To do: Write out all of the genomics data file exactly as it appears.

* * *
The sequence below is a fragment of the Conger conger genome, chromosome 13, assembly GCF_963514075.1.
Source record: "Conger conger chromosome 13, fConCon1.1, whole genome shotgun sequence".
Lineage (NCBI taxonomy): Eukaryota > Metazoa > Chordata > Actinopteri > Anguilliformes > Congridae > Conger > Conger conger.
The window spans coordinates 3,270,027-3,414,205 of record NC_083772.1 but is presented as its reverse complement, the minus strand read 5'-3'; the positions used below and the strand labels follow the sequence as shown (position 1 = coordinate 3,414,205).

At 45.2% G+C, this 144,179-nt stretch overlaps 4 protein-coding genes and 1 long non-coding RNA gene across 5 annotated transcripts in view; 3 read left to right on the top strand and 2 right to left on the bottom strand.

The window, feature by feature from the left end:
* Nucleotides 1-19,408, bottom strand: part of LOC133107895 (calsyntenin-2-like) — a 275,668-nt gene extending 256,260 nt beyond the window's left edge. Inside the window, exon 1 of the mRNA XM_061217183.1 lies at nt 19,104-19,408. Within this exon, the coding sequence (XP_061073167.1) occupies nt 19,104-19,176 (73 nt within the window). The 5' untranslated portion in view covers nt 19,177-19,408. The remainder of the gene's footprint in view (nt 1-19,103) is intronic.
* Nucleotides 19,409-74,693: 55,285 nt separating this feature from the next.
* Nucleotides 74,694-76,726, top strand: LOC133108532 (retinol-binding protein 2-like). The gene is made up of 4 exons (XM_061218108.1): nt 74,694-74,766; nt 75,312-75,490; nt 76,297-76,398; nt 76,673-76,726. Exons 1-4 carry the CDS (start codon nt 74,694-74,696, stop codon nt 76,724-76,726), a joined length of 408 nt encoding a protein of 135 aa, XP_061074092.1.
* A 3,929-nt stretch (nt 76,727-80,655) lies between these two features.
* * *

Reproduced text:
The sequence below is a fragment of the Conger conger genome, chromosome 13, assembly GCF_963514075.1.
Source record: "Conger conger chromosome 13, fConCon1.1, whole genome shotgun sequence".
Lineage (NCBI taxonomy): Eukaryota > Metazoa > Chordata > Actinopteri > Anguilliformes > Congridae > Conger > Conger conger.
The window spans coordinates 3,270,027-3,414,205 of record NC_083772.1 but is presented as its reverse complement, the minus strand read 5'-3'; the positions used below and the strand labels follow the sequence as shown (position 1 = coordinate 3,414,205).

At 45.2% G+C, this 144,179-nt stretch overlaps 4 protein-coding genes and 1 long non-coding RNA gene across 5 annotated transcripts in view; 3 read left to right on the top strand and 2 right to left on the bottom strand.

The window, feature by feature from the left end:
* Nucleotides 1-19,408, bottom strand: part of LOC133107895 (calsyntenin-2-like) — a 275,668-nt gene extending 256,260 nt beyond the window's left edge. Inside the window, exon 1 of the mRNA XM_061217183.1 lies at nt 19,104-19,408. Within this exon, the coding sequence (XP_061073167.1) occupies nt 19,104-19,176 (73 nt within the window). The 5' untranslated portion in view covers nt 19,177-19,408. The remainder of the gene's footprint in view (nt 1-19,103) is intronic.
* Nucleotides 19,409-74,693: 55,285 nt separating this feature from the next.
* Nucleotides 74,694-76,726, top strand: LOC133108532 (retinol-binding protein 2-like). The gene is made up of 4 exons (XM_061218108.1): nt 74,694-74,766; nt 75,312-75,490; nt 76,297-76,398; nt 76,673-76,726. Exons 1-4 carry the CDS (start codon nt 74,694-74,696, stop codon nt 76,724-76,726), a joined length of 408 nt encoding a protein of 135 aa, XP_061074092.1.
* A 3,929-nt stretch (nt 76,727-80,655) lies between these two features.